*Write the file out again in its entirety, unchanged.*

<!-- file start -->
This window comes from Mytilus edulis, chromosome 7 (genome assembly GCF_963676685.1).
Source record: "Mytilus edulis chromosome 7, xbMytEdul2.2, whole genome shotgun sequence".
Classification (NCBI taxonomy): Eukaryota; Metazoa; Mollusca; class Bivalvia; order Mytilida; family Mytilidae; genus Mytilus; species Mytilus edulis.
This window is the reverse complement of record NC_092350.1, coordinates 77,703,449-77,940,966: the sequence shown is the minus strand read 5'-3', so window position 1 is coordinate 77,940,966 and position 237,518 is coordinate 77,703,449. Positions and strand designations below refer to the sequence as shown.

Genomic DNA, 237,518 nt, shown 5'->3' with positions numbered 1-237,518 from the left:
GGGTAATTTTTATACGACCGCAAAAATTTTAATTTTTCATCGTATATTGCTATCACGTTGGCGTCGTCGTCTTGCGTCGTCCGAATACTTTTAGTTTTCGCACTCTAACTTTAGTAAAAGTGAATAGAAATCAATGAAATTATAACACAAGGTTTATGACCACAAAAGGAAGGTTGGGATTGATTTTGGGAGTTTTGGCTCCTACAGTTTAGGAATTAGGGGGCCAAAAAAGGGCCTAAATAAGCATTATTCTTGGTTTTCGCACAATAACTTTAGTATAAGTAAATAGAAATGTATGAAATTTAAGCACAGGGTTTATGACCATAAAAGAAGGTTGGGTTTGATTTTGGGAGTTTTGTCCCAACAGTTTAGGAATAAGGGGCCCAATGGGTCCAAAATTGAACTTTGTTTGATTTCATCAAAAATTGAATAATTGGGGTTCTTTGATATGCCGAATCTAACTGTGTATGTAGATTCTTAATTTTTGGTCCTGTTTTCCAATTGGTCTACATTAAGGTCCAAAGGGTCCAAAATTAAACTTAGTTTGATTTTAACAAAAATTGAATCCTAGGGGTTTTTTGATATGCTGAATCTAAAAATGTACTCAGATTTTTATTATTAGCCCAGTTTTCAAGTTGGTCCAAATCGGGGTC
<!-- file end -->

This window comes from Mytilus edulis, chromosome 7 (genome assembly GCF_963676685.1).
Source record: "Mytilus edulis chromosome 7, xbMytEdul2.2, whole genome shotgun sequence".
Classification (NCBI taxonomy): Eukaryota; Metazoa; Mollusca; class Bivalvia; order Mytilida; family Mytilidae; genus Mytilus; species Mytilus edulis.
This window is the reverse complement of record NC_092350.1, coordinates 77,703,449-77,940,966: the sequence shown is the minus strand read 5'-3', so window position 1 is coordinate 77,940,966 and position 237,518 is coordinate 77,703,449. Positions and strand designations below refer to the sequence as shown.

Genomic DNA, 237,518 nt, shown 5'->3' with positions numbered 1-237,518 from the left:
GGGTAATTTTTATACGACCGCAAAAATTTTAATTTTTCATCGTATATTGCTATCACGTTGGCGTCGTCGTCTTGCGTCGTCCGAATACTTTTAGTTTTCGCACTCTAACTTTAGTAAAAGTGAATAGAAATCAATGAAATTATAACACAAGGTTTATGACCACAAAAGGAAGGTTGGGATTGATTTTGGGAGTTTTGGCTCCTACAGTTTAGGAATTAGGGGGCCAAAAAAGGGCCTAAATAAGCATTATTCTTGGTTTTCGCACAATAACTTTAGTATAAGTAAATAGAAATGTATGAAATTTAAGCACAGGGTTTATGACCATAAAAGAAGGTTGGGTTTGATTTTGGGAGTTTTGTCCCAACAGTTTAGGAATAAGGGGCCCAATGGGTCCAAAATTGAACTTTGTTTGATTTCATCAAAAATTGAATAATTGGGGTTCTTTGATATGCCGAATCTAACTGTGTATGTAGATTCTTAATTTTTGGTCCTGTTTTCCAATTGGTCTACATTAAGGTCCAAAGGGTCCAAAATTAAACTTAGTTTGATTTTAACAAAAATTGAATCCTAGGGGTTTTTTGATATGCTGAATCTAAAAATGTACTCAGATTTTTATTATTAGCCCAGTTTTCAAGTTGGTCCAAATCGGGGTC